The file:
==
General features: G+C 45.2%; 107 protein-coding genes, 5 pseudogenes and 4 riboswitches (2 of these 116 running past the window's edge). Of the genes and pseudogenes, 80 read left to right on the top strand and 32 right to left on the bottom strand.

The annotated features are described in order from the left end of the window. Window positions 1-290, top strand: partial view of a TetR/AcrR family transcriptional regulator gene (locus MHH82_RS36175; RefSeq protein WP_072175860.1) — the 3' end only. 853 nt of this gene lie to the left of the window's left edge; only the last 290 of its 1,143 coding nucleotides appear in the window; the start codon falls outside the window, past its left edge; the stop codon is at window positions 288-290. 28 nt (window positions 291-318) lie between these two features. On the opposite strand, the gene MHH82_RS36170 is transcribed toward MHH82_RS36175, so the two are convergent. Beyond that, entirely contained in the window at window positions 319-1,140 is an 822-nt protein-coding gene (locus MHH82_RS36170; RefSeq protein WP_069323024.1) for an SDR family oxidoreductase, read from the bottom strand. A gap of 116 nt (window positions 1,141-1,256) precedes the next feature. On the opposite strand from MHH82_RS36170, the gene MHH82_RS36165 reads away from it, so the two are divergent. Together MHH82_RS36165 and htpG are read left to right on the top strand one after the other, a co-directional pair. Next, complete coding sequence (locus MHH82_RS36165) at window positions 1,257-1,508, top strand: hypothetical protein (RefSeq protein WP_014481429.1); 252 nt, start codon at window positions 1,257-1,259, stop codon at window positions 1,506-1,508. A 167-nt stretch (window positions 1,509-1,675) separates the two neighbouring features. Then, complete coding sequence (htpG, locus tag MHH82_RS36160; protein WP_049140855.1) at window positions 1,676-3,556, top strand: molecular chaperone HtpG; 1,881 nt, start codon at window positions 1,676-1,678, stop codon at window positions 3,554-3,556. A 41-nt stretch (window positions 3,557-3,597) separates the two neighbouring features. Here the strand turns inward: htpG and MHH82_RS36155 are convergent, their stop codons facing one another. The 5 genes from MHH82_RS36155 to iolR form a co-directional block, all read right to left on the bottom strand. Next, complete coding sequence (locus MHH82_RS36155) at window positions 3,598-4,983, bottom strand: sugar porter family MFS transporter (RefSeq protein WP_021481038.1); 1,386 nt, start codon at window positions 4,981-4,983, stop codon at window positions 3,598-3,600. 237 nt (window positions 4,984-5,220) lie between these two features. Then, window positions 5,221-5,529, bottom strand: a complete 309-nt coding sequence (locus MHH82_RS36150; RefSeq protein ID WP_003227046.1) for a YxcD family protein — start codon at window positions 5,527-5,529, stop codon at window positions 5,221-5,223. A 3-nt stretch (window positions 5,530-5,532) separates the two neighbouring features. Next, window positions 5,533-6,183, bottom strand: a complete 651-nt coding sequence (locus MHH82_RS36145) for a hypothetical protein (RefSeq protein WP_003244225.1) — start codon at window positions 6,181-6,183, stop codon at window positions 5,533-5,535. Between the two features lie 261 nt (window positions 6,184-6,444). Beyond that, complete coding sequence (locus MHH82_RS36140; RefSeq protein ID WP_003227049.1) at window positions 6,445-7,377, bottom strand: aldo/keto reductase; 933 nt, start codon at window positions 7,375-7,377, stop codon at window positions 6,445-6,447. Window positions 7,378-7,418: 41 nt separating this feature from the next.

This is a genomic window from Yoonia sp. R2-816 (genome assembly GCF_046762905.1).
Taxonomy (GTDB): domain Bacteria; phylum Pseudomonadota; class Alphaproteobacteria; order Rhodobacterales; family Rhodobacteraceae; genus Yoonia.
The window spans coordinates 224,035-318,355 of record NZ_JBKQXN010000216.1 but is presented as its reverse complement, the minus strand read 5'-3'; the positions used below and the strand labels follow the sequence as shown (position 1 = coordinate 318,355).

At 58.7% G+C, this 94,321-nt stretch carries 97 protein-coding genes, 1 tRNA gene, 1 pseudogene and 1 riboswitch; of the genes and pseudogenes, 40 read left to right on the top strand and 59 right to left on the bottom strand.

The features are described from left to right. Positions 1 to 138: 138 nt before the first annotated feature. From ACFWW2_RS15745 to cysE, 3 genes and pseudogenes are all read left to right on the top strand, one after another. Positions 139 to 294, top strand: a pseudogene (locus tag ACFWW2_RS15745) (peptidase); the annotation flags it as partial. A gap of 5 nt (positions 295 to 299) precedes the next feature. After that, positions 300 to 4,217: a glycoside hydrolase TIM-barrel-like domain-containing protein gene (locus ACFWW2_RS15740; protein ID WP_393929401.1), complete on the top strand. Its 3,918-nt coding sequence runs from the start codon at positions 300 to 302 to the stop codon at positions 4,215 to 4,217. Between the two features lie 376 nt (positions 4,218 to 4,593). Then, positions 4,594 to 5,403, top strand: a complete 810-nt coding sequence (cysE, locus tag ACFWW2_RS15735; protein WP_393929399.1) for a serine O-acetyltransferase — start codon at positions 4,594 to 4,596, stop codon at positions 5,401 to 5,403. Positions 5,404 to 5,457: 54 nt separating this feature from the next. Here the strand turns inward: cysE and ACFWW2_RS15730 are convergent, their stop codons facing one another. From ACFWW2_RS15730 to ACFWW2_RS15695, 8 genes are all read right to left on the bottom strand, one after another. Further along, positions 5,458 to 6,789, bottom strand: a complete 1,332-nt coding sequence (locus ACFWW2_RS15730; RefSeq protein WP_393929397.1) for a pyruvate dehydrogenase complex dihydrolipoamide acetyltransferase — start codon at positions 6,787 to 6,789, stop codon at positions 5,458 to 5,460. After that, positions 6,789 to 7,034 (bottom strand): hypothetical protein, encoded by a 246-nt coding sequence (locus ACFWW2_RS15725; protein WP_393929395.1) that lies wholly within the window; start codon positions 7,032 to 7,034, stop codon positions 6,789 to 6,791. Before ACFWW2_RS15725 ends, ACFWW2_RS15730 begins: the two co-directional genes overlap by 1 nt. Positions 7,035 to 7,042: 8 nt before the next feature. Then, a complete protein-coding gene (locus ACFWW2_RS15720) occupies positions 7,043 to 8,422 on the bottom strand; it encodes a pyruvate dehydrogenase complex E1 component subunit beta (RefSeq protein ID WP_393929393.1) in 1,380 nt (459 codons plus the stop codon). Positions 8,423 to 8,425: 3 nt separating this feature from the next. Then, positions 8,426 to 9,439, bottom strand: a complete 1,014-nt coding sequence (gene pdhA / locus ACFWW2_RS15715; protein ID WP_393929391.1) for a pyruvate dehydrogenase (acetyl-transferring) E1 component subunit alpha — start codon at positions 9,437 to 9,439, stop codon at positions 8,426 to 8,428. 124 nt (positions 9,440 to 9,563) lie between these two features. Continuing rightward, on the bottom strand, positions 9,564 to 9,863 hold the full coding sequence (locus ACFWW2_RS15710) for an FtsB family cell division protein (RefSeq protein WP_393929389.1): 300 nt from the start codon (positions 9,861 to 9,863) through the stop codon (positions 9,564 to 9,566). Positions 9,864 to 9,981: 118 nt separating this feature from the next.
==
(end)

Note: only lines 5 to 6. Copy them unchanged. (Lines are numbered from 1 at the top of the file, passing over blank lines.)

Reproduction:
The window spans coordinates 224,035-318,355 of record NZ_JBKQXN010000216.1 but is presented as its reverse complement, the minus strand read 5'-3'; the positions used below and the strand labels follow the sequence as shown (position 1 = coordinate 318,355).

At 58.7% G+C, this 94,321-nt stretch carries 97 protein-coding genes, 1 tRNA gene, 1 pseudogene and 1 riboswitch; of the genes and pseudogenes, 40 read left to right on the top strand and 59 right to left on the bottom strand.